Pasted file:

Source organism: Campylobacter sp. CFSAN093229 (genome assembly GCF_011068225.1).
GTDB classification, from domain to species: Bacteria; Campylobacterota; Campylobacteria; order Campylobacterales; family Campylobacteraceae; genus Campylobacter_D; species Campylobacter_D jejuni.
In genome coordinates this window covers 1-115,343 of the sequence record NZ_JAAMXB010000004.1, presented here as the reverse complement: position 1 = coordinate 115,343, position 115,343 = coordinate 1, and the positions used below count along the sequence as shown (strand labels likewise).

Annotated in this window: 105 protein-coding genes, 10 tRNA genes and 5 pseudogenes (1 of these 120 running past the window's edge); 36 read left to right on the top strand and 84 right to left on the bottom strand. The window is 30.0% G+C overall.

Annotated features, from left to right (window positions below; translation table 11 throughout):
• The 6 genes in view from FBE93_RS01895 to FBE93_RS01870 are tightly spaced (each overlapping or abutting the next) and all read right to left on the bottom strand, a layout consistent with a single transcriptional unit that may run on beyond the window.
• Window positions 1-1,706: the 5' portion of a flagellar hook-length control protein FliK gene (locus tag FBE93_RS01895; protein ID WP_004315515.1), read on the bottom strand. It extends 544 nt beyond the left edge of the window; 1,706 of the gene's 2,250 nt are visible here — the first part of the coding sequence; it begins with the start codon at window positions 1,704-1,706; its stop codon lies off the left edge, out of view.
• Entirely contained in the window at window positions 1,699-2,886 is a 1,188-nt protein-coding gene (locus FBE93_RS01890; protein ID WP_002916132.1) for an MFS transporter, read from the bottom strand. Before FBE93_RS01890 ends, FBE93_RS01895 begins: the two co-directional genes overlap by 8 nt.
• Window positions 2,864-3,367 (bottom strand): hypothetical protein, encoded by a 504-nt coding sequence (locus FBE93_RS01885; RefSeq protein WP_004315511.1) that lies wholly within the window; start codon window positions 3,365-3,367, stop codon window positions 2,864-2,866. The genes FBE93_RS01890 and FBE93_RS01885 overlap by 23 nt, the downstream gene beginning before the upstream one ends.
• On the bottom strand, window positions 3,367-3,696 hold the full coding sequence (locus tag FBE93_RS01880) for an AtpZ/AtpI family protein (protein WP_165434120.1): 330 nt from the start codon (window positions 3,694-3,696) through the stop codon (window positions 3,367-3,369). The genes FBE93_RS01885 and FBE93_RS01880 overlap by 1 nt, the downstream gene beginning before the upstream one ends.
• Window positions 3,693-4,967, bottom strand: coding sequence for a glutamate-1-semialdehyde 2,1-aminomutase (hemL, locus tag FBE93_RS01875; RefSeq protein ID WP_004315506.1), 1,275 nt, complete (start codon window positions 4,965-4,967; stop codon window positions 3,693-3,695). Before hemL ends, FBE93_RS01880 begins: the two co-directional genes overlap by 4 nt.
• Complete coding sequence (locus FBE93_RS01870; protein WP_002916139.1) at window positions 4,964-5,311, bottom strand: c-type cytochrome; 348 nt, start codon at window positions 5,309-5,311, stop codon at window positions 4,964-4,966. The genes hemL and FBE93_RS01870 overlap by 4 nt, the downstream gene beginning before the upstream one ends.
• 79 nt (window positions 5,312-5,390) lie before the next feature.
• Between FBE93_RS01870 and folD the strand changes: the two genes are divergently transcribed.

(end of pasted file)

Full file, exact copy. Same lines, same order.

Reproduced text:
Source organism: Campylobacter sp. CFSAN093229 (genome assembly GCF_011068225.1).
GTDB classification, from domain to species: Bacteria; Campylobacterota; Campylobacteria; order Campylobacterales; family Campylobacteraceae; genus Campylobacter_D; species Campylobacter_D jejuni.
In genome coordinates this window covers 1-115,343 of the sequence record NZ_JAAMXB010000004.1, presented here as the reverse complement: position 1 = coordinate 115,343, position 115,343 = coordinate 1, and the positions used below count along the sequence as shown (strand labels likewise).

Annotated in this window: 105 protein-coding genes, 10 tRNA genes and 5 pseudogenes (1 of these 120 running past the window's edge); 36 read left to right on the top strand and 84 right to left on the bottom strand. The window is 30.0% G+C overall.

Annotated features, from left to right (window positions below; translation table 11 throughout):
• The 6 genes in view from FBE93_RS01895 to FBE93_RS01870 are tightly spaced (each overlapping or abutting the next) and all read right to left on the bottom strand, a layout consistent with a single transcriptional unit that may run on beyond the window.
• Window positions 1-1,706: the 5' portion of a flagellar hook-length control protein FliK gene (locus tag FBE93_RS01895; protein ID WP_004315515.1), read on the bottom strand. It extends 544 nt beyond the left edge of the window; 1,706 of the gene's 2,250 nt are visible here — the first part of the coding sequence; it begins with the start codon at window positions 1,704-1,706; its stop codon lies off the left edge, out of view.
• Entirely contained in the window at window positions 1,699-2,886 is a 1,188-nt protein-coding gene (locus FBE93_RS01890; protein ID WP_002916132.1) for an MFS transporter, read from the bottom strand. Before FBE93_RS01890 ends, FBE93_RS01895 begins: the two co-directional genes overlap by 8 nt.
• Window positions 2,864-3,367 (bottom strand): hypothetical protein, encoded by a 504-nt coding sequence (locus FBE93_RS01885; RefSeq protein WP_004315511.1) that lies wholly within the window; start codon window positions 3,365-3,367, stop codon window positions 2,864-2,866. The genes FBE93_RS01890 and FBE93_RS01885 overlap by 23 nt, the downstream gene beginning before the upstream one ends.
• On the bottom strand, window positions 3,367-3,696 hold the full coding sequence (locus tag FBE93_RS01880) for an AtpZ/AtpI family protein (protein WP_165434120.1): 330 nt from the start codon (window positions 3,694-3,696) through the stop codon (window positions 3,367-3,369). The genes FBE93_RS01885 and FBE93_RS01880 overlap by 1 nt, the downstream gene beginning before the upstream one ends.
• Window positions 3,693-4,967, bottom strand: coding sequence for a glutamate-1-semialdehyde 2,1-aminomutase (hemL, locus tag FBE93_RS01875; RefSeq protein ID WP_004315506.1), 1,275 nt, complete (start codon window positions 4,965-4,967; stop codon window positions 3,693-3,695). Before hemL ends, FBE93_RS01880 begins: the two co-directional genes overlap by 4 nt.
• Complete coding sequence (locus FBE93_RS01870; protein WP_002916139.1) at window positions 4,964-5,311, bottom strand: c-type cytochrome; 348 nt, start codon at window positions 5,309-5,311, stop codon at window positions 4,964-4,966. The genes hemL and FBE93_RS01870 overlap by 4 nt, the downstream gene beginning before the upstream one ends.
• 79 nt (window positions 5,312-5,390) lie before the next feature.
• Between FBE93_RS01870 and folD the strand changes: the two genes are divergently transcribed.